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45 votes

Why must "she" perform impossible tasks in order to be "a true love of mine" in "Scarborough Fair"?

Scarborough Fair is a folk song which dates back to at least the 17th century. Folk songs were, as the name suggests, passed on by oral tradition and relatively little was written about them until ...
Matt Thrower's user avatar
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18 votes

Why must "she" perform impossible tasks in order to be "a true love of mine" in "Scarborough Fair"?

Matt's answer is exceptional. And I fully agree that it is now impossible to know for certain. In fact, with so many versions, it is quite possible it has held multiple meanings over the years ...
TimothyAWiseman's user avatar
8 votes
Accepted

Meaning of "sheer hulk" in the poem/song "Tom Bowling" by Charles Dibdin = "just a hulk of a ship" or "a floating crane"?

Although, as remarked in the comments, it may not be possible to definitively settle this question, I think that nonetheless there are certain indications that let us assess the balance of ...
Clara Diaz Sanchez's user avatar
7 votes

Why must "she" perform impossible tasks in order to be "a true love of mine" in "Scarborough Fair"?

Seemingly impossible tasks appear in mythology quite frequently, but often with a loophole. In the Welsh Mabinogion, Lleu Llaw Gyffes "... cannot be killed during the day or night, nor indoors ...
Simon Crase's user avatar
7 votes
Accepted

"I saw the thunder and heard the lightning, and felt the burden of his shame"

This is an instance of the figure of speech hypallage, which Collins Dictionary defines as a figure of speech in which the natural relations of two words in a statement are interchanged. I ...
Peter Shor's user avatar
  • 12.5k
5 votes

A song in Pierre Martin's "Madame le Commissaire"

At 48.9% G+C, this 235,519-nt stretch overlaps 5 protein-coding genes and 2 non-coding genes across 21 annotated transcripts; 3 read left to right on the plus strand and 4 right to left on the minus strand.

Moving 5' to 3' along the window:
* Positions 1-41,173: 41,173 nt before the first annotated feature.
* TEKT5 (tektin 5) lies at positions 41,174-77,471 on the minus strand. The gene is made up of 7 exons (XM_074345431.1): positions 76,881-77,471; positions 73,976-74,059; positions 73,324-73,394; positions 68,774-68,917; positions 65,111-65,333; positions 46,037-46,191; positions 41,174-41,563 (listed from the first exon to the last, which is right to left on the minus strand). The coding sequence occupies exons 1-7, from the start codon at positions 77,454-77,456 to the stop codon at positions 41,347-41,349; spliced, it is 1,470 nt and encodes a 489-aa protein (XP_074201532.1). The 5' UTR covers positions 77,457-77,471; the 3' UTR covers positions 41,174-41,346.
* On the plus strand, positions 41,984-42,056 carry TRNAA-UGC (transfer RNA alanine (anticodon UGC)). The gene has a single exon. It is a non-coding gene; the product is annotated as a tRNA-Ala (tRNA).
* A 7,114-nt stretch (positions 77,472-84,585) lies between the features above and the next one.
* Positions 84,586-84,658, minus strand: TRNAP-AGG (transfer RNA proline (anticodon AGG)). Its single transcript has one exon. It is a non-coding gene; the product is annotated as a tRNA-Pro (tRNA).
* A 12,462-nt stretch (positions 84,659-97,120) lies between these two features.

All the clues are in the text. The name of the song is the same as the first few words of the lyrics: “Non, la vie n'est pas triste”. Auf dem Tisch standen noch die Teller mit den Essensresten, ...
Segorian's user avatar
  • 802
1 vote

What does "I've mortgaged all my castles in the air" mean?

A "castle in the air" is a dream, a fancy. Cambridge Dictionary gives it as plans that have very little chance of happening Figuratively, he would have to have given up even on dreams (by ...
Mary's user avatar
  • 6,055
1 vote

A song in Pierre Martin's "Madame le Commissaire"

TL;DR: Non la vie n'est pas triste Long answer: I have found the song - it actually has the same name as the lyrics. There is only a small part of the lyrics provided in French, however, in the end it ...
T L's user avatar
  • 11
1 vote

What does "To be continued" mean at the end of Michael W. Smith's "Go West, Young Man" album?

"To be continued" is the normal end for a serial installment that is not complete. Outside a serial, it could be used to indicate that the situation in the song is not resolved. For ...
Mary's user avatar
  • 6,055
1 vote

Summer Wine: what was the 'unfamiliar line' with which the girl reassured her lover?

May the Lana del Rey cover video shows clearly the meaning of « un familiar line » playing with a strange tree. Then I guess summer wine that drugs the man is directly produced by the woman body. If ...
user20324's user avatar

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